It's about Aisha, the little girl a chap called Mohammed took as his wife. I haven't read it – no one has, except the publishers and any others who have had access to the manuscript, proofs and/or advance copies – so can't comment on its accuracy or how well written it is.
But it's from an established historical novelist and journalist, Sherry Jones, who had already begun planning an eight-city book tour for her novel, The Jewel of Medina, having learned Arabic and studied scholarly works on Aisha's life in order to bring the character to life.
But Random House have pulled it. They feared it would be a new Satanic Verses. The Wall Street Journal tells us:
In an interview about Ms Jones's novel, Thomas Perry, deputy publisher at Random House Publishing Group, said that it "disturbs us that we feel we cannot publish it right now." He said that after sending out advance copies of the novel, the company received "from credible and unrelated sources, cautionary advice not only that the publication of this book might be offensive to some in the Muslim community, but also that it could incite acts of violence by a small, radical segment".
After consulting security experts and Islam scholars, Mr Perry said the company decided "to postpone publication for the safety of the author, employees of Random House, booksellers and anyone else who would be involved in distribution and sale of the novel".
So this is it, is it? For ever? We have to consult supersitious pillocks before anything can be published, if it so much as hints that it might have some mention of Islam and its hideous history and its frightful idelology? Are we supposed to quake in our boots, fear for our lives, our loves ones' lives, our employees' lives, our buildings, our streets lest some oversensititive Muslim gets it into his obsessed, Allah-soaked head that some kind of insult might perhaps be perceived by said same oversensitive Muslim and some of his fellows?
Is this our world now? We've seen it with the Mo cartoons and others; we've seen how Muslims here in the UK don't even like pictures of dogs on things, even though they are in a country that does like pictures of dogs on things, thank you very much!
Thankfully, not all Muslims feel the same way. Just the more vocal, it seems. And they always seem to be in a majority. Seem. Is that because others don't speak out enough? Or is it really the case that most Muslims are religion-soaked idiots? Tell me, somebody. I don't know. It just seems that way. And when do you see angry swathes of Muslims marching down a Western street crying, "Stop! Censorship is an outrage! You must allow free expression!"?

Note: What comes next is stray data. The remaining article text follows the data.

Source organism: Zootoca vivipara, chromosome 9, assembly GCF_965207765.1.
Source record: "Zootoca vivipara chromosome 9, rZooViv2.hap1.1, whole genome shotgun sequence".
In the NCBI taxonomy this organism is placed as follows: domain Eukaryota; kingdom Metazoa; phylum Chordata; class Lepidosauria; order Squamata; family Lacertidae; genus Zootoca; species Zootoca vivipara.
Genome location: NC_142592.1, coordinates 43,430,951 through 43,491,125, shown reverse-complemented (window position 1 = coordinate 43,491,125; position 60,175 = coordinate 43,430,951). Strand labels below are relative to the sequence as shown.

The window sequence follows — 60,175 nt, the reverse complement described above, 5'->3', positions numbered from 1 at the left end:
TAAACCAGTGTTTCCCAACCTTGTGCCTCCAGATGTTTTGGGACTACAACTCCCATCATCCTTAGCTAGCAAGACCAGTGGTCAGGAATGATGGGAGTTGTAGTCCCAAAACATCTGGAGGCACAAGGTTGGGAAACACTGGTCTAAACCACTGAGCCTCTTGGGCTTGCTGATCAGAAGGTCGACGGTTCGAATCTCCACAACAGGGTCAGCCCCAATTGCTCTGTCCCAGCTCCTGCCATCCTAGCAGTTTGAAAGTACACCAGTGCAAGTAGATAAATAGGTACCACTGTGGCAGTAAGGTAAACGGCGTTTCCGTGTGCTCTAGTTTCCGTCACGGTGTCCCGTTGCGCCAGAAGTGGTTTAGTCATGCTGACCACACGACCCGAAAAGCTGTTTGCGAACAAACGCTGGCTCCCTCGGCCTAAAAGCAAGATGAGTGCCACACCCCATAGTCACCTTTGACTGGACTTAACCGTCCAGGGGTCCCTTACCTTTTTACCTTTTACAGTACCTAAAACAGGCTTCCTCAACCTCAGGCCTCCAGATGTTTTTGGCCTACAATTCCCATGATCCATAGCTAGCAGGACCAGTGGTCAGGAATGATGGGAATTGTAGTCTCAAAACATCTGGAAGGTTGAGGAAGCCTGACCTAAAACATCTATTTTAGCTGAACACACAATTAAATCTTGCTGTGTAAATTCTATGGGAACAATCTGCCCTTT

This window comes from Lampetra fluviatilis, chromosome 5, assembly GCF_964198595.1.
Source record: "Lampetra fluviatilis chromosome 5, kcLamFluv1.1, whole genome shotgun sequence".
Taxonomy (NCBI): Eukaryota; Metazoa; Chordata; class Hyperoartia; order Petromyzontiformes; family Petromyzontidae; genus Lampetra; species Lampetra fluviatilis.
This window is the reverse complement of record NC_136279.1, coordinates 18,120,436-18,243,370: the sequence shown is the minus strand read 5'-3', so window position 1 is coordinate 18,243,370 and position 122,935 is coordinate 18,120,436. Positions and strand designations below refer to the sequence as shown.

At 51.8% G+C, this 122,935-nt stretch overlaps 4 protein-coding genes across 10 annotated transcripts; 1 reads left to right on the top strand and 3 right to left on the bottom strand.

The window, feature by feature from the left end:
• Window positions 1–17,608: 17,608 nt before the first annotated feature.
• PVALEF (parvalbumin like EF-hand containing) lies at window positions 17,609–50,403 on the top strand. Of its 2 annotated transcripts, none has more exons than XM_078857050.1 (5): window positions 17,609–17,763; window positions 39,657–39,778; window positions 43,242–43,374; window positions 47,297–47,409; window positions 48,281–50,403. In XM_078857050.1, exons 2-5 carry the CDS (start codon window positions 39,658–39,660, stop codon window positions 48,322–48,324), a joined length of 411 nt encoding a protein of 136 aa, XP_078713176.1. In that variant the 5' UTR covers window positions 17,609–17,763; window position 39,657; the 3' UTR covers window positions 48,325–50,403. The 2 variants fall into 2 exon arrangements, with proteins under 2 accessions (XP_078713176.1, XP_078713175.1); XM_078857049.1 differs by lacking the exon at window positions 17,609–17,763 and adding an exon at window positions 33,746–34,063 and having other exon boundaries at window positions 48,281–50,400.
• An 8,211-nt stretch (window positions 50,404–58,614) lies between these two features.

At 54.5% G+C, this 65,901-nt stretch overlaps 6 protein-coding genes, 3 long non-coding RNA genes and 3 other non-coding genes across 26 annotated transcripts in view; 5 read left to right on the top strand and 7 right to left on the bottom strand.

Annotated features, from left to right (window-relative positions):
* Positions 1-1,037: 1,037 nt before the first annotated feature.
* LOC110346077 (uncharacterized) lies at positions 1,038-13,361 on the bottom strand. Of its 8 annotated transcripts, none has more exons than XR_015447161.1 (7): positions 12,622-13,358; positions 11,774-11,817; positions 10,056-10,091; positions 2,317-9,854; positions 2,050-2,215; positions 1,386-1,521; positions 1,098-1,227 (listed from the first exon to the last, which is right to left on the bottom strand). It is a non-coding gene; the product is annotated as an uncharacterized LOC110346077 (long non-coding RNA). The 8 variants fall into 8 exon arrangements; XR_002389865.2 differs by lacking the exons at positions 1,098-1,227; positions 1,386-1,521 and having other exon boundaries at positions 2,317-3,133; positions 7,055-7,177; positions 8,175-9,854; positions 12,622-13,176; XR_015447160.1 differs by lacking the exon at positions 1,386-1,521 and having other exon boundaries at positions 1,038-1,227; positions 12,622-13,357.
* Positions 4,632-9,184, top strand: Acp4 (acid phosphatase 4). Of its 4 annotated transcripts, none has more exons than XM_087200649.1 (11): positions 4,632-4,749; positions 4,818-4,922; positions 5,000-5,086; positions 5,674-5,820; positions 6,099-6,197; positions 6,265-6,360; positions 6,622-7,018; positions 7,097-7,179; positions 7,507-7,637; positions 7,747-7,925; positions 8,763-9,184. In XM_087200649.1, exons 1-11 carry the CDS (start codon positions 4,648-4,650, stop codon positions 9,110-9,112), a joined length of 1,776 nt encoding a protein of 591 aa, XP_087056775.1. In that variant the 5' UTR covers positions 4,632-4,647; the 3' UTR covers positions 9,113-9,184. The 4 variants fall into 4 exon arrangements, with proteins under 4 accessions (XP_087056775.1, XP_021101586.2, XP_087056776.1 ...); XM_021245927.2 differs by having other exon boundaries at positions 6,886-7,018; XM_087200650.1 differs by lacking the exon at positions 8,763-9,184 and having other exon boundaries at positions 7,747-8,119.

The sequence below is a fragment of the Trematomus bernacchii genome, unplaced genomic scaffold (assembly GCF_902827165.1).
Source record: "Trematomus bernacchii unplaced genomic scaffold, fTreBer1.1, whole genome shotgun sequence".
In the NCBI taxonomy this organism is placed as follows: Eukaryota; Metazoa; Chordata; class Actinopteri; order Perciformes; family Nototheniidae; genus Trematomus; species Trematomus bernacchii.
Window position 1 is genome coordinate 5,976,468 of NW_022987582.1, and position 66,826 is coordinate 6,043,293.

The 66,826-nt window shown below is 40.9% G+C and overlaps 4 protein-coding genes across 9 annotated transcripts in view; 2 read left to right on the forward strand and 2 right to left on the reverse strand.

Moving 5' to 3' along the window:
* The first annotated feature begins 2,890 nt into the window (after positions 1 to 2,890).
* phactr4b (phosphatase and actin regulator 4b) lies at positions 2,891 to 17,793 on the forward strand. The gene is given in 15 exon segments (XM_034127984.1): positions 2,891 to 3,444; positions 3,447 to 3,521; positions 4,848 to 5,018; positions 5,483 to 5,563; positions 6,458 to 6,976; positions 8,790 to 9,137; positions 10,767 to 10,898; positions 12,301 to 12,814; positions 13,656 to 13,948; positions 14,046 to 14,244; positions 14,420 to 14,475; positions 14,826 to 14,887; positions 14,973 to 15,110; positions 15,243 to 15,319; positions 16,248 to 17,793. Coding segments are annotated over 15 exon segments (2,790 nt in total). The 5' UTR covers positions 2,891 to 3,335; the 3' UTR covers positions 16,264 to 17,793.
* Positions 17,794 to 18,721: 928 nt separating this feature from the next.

There's one at least. Not raving but frowning. For the writer of the Wall Street Journal piece, Asra Q Nomani, is a Muslim, and bemoans this situation:
This saga upsets me as a Muslim – and as a writer who believes that fiction can bring Islamic history to life in a uniquely captivating and humanizing way. "I'm devastated," Ms Jones told me after the book got spiked, adding, "I wanted to honor Aisha and all the wives of Muhammad by giving voice to them, remarkable women whose crucial roles in the shaping of Islam have so often been ignored – silenced – by historians." Last month, Ms Jones signed a termination agreement with Random House, so her literary agent could shop the book to other publishers.
But will other publishers take it, now that Random House has set the fireball rolling?
It wasn't a Muslim who instigated all this, however, but an American academic, Denise Spelling, an associate professor of Islamic history at the University of Texas in Austin and someone who is evidently an Islam apologist.
"In April, looking for endorsements," says the Wall Street Journal, "Random House sent galleys [early proofs] to writers and scholars, including Denise Spellberg [. . .]. Ms Jones put her on the list because she read Ms Spellberg's book, Politics, Gender, and the Islamic Past: The Legacy of 'A'isha Bint Abi Bakr." The article goes on:
But Ms Spellberg wasn't a fan of Ms Jones's book. On April 30, Shahed Amanullah, a guest lecturer in Ms Spellberg's classes and the editor of a popular Muslim Web site, got a frantic call from her. "She was upset," Mr. Amanullah recalls. He says Ms Spellberg told him the novel "made fun of Muslims and their history," and asked him to warn Muslims.
In an interview, Ms Spellberg told me the novel is a "very ugly, stupid piece of work".
Other bloggers are also fired by this latest threat to our freedom of expression. MediaWatchWatch has a go at it, and so does Ophelia Benson in Butterflies and Wheels, with her accustomed weapons-grade ferocity. Benson concludes:
Denise Spellberg, self-appointed censor and destroyer of books: you should be embarrassed at yourself. You should go into a very different line of work, right away – you should not be allowed anywhere near students, and you should never get another book or article published.
Our fury is limited to the words we write and speak, and that is as it should be. The fury of the Muslim will be one of fists and fire and threats of decapitation and marching and moaning and whingeing and demanding.
What we have allowed into our world now is something very dark, very sinister, something that will, if we're not very careful, soon have us culturally hogtied, appealing – before we dare to publish a word – to some bloody fatwa committee of bearded, grizzled old men who wouldn't know a good piece of fiction if they ever reached far enough into the real world to take it down off the shelf.